#33: Ten Common Communication Myths

#33: Ten Common Communication Myths

Today’s episode explores ten common interpersonal myths. These myths can prevent us from being as effective in relationships as we like.

Some of these myths are about how we “should” be or how others “should” be. Some of these myths are about conflict, or about whether it’s ok to assert our need or say no.

Often we learn these myths from our families when we are young, and it’s helpful to recognize and name them so they don’t dictate what we do in relationships.

In this episode, we unpack each myth: where they come from, and ways to challenge them so you can improve your interpersonal skills. 

Show Highlights

  • I just don’t deserve to get what I want or need in relationships.
    • This myth is about feeling like you have to earn care or feeling at a deep level that you are not deserving.
  • Asking for things makes me look weak or like a wimp.
    • There is an underlying belief that needing things in a relationship is asking for too much. This is also related to difficulties with vulnerabilities and the belief that you should always be self-reliant.
  • Conflict is a bad thing.
    • Many folks haven’t learned how to have different needs or opinions, which can make conflict feel dangerous or scary. Many of us have also had the experience of conflict not getting resolved, which is painful. Conflict is uncomfortable and inevitable, and we need skills to tolerate the discomfort.
    • Avoiding conflict often means that important things aren’t being said and are getting buried which damages relationships in the long run.
  • If I ask for something or say no to someone, I can’t handle it if they get upset with me.
    • This myth is related to the previous myth about conflict and not being able to manage it. We all need to take risks in relationships by asking for what we want or saying no at times. This is one way to ensure you’re having authentic connections with others.
  • If someone says no to me, it will kill me.
    • This particular myth crops up a lot in dating due to fear of rejection. Distress Tolerance skills can help you manage rejection in dating. If you can’t handle someone saying no, then you might never ask for things, which spells disaster for relationships. 
  • Asking for things is selfish, pushy, or bad.
    • This is related to the myth that you don’t deserve to ask for things. This myth also assumes that being assertive is a negative thing. Conditioning around gender roles and different cultural norms also informs this myth.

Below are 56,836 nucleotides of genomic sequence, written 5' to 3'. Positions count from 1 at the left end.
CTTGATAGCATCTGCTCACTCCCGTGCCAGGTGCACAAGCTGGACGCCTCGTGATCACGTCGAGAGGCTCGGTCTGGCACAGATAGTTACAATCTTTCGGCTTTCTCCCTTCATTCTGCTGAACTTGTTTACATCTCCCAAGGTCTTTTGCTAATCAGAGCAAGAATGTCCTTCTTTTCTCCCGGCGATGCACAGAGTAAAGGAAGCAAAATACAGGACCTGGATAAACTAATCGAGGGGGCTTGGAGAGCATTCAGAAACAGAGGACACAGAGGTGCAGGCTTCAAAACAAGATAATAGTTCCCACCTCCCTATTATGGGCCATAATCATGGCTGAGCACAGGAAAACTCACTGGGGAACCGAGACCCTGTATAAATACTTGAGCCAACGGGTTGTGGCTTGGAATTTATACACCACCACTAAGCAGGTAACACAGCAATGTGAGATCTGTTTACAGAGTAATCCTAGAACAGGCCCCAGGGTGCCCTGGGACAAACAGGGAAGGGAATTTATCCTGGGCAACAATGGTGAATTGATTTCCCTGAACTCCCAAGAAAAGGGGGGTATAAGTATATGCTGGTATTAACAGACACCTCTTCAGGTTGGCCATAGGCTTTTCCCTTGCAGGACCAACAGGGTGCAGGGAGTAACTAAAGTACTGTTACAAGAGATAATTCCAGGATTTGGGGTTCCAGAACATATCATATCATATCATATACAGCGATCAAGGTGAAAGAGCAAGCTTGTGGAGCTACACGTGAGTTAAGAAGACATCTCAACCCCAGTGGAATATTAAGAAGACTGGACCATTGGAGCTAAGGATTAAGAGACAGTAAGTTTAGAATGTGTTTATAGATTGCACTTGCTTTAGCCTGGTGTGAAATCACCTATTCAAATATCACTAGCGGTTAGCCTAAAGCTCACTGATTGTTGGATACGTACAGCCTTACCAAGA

• It’s not ok to say no or it’s selfish to say no to others.
    • Sometimes it can feel like saying no is more rude or selfish than asking for things. We might make the assumption that saying no to someone’s request will hurt them but we can’t assume this. Sometimes saying no to someone’s request will hurt their feelings and this is unavoidable.
  • Being a good partner, parent, child, friend, etc. means I should be able to put their needs ahead of mine.
    • This myth is based on extreme thinking: either I am taking care of myself or others. Sometimes we do need to put our needs ahead of others.
  • I shouldn’t have to ask for what I want or need. It’s a sign of your love of caring for you to just know what I need ahead of time.
    • It feels great when those close to us intuit our needs, but expecting this to happen 100% of the time is unrealistic. Other people can’t read our minds; we need to articulate what we want or need.
  • They should just know better. 
    • There is a lot of judgment in this myth, and judgments in relationships often cause the other person to go on the defensive.

Links & Resources

DBT Skills Training Handouts and Worksheets, Second Edition

Subjective Units of Distress Scale (SUDS)

Ask us a Question

We’d love to hear from you! Where are you getting stuck with your skills application? Ask us a question for the chance to have it answered on the podcast. Submit your question here. 

Please note that questions, and this podcast in general, are not a substitute for individual mental health treatment.